Exodus Starts: Millennials Ditch City Life

The urban revival of America’s core inner cities has been a decades-long failed experiment, as deindustrialization coupled with failed liberal policies have created a growing problem of inequality and violent crime. Middle-class advancement was once localized in the core of America’s cities, but that is not so much the case today, as those areas are labeled a “barbell economy,” divided between highly-paid professionals and low-skill service workers.

Brookings Institution notes as early as the 1970s, middle-class income in the inner cities started to shrink more than anywhere else. Today, in most US inner cities, the cores are more unequal than their surrounding suburbs, noted geographer Daniel Herz.

As the failed American inner city experiment nears the latter stages before a collapsing point, a new report from Time could be the final nail in the coffin for some American inner cities, as the article suggests “cities have already reached ‘Peak Millennial’ as young people begin to leave.”

According to the latest Census data, after years of growth, the population of millennials in Boston and Los Angeles have declined since 2015, as a mass exodus from city life starts to take shape. Other cities such as Chicago, New York, and Washington, D.C., are experiencing similar issues but not as severe while growth rates of millennials plateau.</

Read the rest with graphics HERE:

Two years ago Joel Kotkin told Nevada County this migration was coming and the County should prepare to attract the best and brightest fleeing from urban squalor, seeking single-family homes in safe communities to raise their children. According to Kotkin, these are the future economic engine in rural communities as they will be bringing their jobs with them, working remotely, or starting a business with fellow millennials. But, the leadership failed to come forward and create those safe single-family homes connected to a fiber optic broadband network in a school district know for educational excellence. We are building those connected homes in Placer County, Nevada County fails to compete once again.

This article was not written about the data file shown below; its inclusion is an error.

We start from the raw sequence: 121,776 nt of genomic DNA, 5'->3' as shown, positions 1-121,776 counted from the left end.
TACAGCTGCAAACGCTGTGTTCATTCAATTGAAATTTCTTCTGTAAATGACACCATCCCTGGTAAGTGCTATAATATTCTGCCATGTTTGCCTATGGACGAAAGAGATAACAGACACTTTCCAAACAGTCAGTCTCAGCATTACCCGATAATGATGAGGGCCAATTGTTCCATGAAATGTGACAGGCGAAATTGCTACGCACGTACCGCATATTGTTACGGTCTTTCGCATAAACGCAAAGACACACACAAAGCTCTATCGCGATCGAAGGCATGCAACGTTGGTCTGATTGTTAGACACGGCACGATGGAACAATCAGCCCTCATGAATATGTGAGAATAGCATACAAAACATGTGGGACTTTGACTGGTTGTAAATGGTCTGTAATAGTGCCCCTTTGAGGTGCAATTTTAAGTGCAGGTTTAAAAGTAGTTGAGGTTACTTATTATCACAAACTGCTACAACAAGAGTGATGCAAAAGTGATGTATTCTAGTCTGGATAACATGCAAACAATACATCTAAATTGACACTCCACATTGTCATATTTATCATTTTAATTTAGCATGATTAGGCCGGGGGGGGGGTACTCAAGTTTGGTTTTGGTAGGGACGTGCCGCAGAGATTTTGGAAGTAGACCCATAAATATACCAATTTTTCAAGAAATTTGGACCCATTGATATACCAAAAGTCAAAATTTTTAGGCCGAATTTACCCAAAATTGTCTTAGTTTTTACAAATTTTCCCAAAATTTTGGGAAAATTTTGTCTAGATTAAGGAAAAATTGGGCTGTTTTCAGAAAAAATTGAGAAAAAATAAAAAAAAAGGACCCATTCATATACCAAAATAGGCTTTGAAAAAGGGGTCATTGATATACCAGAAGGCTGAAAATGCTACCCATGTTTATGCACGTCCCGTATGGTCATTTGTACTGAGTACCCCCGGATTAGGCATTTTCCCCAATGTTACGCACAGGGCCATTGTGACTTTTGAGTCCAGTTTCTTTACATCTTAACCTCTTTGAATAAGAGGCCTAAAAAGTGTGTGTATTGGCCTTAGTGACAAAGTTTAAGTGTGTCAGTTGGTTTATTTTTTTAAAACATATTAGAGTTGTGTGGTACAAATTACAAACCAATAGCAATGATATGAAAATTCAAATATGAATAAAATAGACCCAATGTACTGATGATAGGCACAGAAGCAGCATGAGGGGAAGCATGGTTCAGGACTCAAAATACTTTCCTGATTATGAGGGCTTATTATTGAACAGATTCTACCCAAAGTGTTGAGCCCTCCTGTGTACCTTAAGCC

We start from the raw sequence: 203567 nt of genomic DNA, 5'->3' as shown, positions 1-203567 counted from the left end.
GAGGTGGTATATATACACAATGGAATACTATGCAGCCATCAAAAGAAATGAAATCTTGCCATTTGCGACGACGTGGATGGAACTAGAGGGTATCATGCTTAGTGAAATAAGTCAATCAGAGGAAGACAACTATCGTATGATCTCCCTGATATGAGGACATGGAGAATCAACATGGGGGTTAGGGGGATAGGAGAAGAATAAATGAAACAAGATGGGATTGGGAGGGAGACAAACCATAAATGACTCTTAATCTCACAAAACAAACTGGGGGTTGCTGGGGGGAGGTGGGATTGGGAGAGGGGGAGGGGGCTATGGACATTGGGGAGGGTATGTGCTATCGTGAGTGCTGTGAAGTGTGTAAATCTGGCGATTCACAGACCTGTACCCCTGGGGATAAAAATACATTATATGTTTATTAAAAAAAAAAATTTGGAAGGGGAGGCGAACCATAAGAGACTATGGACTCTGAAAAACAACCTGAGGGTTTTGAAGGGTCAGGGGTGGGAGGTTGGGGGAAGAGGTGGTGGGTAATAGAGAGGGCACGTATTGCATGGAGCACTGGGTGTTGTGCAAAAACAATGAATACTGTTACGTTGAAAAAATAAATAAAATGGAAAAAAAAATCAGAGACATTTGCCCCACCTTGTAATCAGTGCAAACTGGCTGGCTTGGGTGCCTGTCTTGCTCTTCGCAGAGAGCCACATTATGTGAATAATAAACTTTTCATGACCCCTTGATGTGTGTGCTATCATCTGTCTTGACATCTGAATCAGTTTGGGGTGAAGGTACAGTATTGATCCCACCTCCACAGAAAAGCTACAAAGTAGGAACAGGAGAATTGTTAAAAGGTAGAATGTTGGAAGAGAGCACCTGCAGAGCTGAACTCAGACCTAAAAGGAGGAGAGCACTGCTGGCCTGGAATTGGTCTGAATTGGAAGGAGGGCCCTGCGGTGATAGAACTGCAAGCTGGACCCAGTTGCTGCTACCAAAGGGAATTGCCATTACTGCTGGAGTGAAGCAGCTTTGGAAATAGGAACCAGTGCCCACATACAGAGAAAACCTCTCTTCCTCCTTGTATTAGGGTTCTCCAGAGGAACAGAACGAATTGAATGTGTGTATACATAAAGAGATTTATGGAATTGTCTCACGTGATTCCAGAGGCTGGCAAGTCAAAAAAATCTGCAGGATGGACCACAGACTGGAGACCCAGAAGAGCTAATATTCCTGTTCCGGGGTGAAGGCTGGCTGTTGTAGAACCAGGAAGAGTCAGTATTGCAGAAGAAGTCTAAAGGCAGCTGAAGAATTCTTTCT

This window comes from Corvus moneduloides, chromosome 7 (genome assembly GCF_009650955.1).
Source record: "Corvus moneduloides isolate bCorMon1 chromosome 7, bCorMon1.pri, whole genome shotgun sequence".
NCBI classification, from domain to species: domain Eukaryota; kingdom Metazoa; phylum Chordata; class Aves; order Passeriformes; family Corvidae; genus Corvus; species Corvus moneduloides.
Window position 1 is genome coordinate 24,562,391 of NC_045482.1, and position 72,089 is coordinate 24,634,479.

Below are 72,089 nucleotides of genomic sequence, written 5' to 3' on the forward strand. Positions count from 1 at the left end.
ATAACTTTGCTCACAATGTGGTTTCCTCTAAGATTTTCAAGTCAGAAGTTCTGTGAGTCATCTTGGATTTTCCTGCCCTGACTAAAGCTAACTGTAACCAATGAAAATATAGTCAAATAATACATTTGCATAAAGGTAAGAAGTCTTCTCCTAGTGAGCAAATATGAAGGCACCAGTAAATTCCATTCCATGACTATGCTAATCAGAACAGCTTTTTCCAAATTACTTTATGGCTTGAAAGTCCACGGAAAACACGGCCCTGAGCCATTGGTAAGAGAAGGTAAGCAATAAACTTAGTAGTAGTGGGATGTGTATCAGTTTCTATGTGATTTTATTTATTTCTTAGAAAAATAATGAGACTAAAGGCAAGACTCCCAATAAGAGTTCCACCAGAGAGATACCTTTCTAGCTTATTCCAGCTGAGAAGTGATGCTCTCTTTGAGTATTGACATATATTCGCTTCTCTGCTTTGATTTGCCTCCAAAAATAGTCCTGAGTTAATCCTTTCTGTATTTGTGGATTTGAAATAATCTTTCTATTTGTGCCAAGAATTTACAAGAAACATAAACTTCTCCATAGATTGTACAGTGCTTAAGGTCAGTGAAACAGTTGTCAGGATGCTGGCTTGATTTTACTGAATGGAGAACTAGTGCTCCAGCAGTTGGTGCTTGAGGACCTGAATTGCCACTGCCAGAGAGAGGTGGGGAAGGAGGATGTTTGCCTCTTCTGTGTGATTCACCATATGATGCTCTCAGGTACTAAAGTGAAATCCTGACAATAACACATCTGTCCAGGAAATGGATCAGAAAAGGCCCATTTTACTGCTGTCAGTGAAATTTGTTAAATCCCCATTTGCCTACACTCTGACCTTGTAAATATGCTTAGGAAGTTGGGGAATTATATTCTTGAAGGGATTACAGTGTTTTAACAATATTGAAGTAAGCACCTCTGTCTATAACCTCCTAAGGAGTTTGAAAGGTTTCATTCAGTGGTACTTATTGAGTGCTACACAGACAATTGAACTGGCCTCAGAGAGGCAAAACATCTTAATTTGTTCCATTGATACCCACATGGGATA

About Russ Steele

Freelance writer and climate change blogger. Russ spent twenty years in the Air Force as a navigator specializing in electronics warfare and digital systems. After his service he was employed for sixteen years as concept developer for TRW, an aerospace and automotive company, and then was CEO of a non-profit Internet provider for 18 months. Russ's articles have appeared in Comstock's Business, Capitol Journal, Trailer Life, Monitoring Times, and Idaho Magazine.
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3 Responses to Exodus Starts: Millennials Ditch City Life

  1. Bob Hobert says:

    Did you have a point, JP? Or just thought you had a gotcha?


  2. Russ says:

    Yes, I live in Placer County now. What did you fail to understand when reading this sentence? ” We are building those connected homes in Placer County, Nevada County fails to compete once again.”


  3. jeffpelline says:

    Don’t you live in Placer County now? Full disclosure please. Tks.


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